NEW YORK • The rules of war, enshrined for decades, require hospitals to be treated as sanctuaries from war - and for health workers to be left alone to do their jobs.
But on today's battlefields, attacks on hospitals and ambulances, surgeons, nurses and midwives have become common, punctuating what aid workers and United Nations officials describe as a new low in the savagery of war.
On Tuesday, the Security Council unanimously adopted a resolution to remind warring parties everywhere of the rules, demanding protection for those who provide healthcare and accountability for violators. The measure urged member states to conduct independent investigations and prosecute those found responsible for violations "in accordance with domestic and international law". But the resolution also raised an awkward question: Can the world's most powerful countries be expected to enforce the rules when they and their allies are accused of flouting them?
Russian warplanes were blamed for the bombing of Syrian health centres, for instance, and Syrian soldiers, backed by the Kremlin, continue to remove life-saving medicines, even painkillers, from UN aid convoys heading into rebel-held areas.
At the same time, Britain and the United States back a Saudi-led coalition that is accused of attacking health facilities in Yemen. China and Russia support the government of Sudan, which is accused of at least two attacks on health facilities supported by Doctors Without Borders in Kordofan state.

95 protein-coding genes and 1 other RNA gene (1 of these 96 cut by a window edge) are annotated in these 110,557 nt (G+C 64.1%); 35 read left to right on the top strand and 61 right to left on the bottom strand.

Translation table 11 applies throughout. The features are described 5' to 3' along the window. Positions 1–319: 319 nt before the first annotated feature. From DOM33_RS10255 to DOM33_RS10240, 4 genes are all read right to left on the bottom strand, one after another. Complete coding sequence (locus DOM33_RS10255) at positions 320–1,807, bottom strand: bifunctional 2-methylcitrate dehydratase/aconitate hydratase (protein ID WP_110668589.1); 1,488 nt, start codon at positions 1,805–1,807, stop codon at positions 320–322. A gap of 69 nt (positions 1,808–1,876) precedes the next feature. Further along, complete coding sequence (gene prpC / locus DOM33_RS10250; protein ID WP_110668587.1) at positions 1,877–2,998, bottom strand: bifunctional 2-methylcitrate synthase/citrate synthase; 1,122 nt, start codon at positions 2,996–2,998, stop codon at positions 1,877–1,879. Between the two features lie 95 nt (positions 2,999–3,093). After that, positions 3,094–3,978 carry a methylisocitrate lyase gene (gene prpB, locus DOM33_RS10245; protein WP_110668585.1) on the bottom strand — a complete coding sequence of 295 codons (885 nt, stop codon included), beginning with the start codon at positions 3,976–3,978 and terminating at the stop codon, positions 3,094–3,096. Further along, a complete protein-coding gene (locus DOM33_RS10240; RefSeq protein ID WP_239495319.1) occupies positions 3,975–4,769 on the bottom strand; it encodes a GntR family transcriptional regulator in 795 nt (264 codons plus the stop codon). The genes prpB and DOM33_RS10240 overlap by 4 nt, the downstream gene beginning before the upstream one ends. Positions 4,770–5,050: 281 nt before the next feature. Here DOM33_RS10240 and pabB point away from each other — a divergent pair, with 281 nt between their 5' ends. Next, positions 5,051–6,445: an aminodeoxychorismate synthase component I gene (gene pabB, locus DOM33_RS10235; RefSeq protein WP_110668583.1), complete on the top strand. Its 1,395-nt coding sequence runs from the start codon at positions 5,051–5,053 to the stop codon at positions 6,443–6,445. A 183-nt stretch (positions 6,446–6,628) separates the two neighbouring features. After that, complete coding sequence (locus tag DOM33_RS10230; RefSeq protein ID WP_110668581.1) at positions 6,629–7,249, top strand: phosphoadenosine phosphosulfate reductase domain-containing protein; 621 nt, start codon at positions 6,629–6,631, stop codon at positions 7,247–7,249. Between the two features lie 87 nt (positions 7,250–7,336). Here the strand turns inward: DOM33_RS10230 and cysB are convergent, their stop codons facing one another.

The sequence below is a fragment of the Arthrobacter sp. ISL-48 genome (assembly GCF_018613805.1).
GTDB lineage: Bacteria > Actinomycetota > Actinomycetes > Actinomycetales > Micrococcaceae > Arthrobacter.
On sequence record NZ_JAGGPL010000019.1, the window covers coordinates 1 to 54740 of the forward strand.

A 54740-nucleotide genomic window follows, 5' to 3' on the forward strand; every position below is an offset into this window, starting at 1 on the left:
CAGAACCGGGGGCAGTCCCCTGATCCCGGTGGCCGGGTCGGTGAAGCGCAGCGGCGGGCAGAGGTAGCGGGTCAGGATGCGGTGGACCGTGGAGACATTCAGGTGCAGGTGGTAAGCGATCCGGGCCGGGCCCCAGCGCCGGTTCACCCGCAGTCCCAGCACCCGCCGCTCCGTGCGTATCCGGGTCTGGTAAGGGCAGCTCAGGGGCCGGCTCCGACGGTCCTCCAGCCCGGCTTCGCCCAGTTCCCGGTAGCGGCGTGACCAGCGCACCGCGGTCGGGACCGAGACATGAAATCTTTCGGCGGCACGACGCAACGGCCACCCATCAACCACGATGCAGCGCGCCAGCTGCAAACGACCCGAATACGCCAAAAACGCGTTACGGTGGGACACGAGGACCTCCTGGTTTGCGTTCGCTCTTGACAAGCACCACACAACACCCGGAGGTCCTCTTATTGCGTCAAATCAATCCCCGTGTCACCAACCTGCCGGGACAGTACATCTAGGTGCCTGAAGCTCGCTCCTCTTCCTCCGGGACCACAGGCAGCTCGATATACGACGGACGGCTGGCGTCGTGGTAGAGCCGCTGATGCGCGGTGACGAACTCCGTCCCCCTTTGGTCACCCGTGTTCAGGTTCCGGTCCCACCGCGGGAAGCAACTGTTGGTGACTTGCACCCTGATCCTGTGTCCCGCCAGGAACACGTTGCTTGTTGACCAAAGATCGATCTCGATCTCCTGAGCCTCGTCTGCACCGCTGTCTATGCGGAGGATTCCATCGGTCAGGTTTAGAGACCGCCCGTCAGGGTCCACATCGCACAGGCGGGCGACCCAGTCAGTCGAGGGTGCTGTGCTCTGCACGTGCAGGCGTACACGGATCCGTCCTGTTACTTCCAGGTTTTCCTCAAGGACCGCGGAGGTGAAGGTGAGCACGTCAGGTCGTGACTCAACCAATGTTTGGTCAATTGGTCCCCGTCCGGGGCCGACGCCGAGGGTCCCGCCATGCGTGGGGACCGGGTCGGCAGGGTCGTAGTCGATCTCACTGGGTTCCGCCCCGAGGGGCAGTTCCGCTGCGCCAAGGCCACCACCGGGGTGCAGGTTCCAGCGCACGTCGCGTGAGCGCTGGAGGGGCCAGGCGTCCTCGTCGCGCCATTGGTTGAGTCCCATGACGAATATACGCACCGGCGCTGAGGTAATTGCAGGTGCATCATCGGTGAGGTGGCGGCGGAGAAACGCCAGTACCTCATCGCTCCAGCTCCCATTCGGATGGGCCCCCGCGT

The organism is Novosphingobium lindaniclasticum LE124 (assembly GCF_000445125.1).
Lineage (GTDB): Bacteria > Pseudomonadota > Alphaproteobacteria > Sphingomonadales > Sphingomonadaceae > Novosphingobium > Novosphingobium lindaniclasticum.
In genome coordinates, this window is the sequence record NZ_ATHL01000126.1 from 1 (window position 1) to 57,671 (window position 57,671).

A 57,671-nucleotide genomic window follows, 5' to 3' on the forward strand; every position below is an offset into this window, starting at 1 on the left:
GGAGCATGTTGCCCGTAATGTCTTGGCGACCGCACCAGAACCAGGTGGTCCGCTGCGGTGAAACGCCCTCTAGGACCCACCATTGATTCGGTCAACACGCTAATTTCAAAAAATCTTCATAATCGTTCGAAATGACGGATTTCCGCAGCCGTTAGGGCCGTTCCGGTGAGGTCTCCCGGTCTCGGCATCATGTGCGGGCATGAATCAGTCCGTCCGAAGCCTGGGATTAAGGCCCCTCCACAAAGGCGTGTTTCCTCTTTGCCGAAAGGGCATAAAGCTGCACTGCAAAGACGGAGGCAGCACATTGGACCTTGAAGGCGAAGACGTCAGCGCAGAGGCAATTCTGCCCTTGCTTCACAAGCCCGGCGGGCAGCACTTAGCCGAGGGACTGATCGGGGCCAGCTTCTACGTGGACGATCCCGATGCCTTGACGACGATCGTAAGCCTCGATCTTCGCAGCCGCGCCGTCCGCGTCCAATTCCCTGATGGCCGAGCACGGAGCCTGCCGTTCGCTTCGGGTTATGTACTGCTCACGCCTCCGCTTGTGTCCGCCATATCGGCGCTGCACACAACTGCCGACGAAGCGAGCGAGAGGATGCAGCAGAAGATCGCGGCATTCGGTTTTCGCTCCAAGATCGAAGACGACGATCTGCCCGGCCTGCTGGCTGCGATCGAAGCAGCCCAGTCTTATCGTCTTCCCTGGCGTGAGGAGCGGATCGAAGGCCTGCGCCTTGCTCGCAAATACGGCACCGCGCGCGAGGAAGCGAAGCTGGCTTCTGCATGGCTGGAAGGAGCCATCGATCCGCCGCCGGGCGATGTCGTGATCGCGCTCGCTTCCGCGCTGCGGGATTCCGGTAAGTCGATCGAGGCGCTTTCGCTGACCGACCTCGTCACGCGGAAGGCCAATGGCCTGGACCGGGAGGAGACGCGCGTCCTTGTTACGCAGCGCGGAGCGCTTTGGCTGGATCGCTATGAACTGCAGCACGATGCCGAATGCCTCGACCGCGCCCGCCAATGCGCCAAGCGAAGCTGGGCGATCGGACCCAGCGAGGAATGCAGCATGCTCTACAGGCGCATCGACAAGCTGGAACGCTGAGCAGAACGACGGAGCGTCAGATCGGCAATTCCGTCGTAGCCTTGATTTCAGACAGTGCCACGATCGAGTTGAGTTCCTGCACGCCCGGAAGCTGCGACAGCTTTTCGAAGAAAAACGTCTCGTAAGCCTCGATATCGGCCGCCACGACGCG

From the charity's international president, Dr Joanne Liu, came the sharpest rebuke to the council's five permanent, veto-wielding members. "You, therefore, must live up to your extraordinary responsibilities, and set an example for all states," she said. "I repeat: Stop these attacks." Without naming the countries, she criticised the US - for having refused to submit the US attack in October on her organisation's hospital in Kunduz, Afghanistan, to an independent international inquiry - just as she scolded Russia for having denied that its warplanes had hit civilian targets in Syria.
There is plenty of blame to go around. In 11 of the world's war zones, between 2011 and 2014, the International Committee of the Red Cross tallied nearly 2,400 acts of violence against those who were trying to provide healthcare. That works out to two attacks a day.
NEW YORK TIMES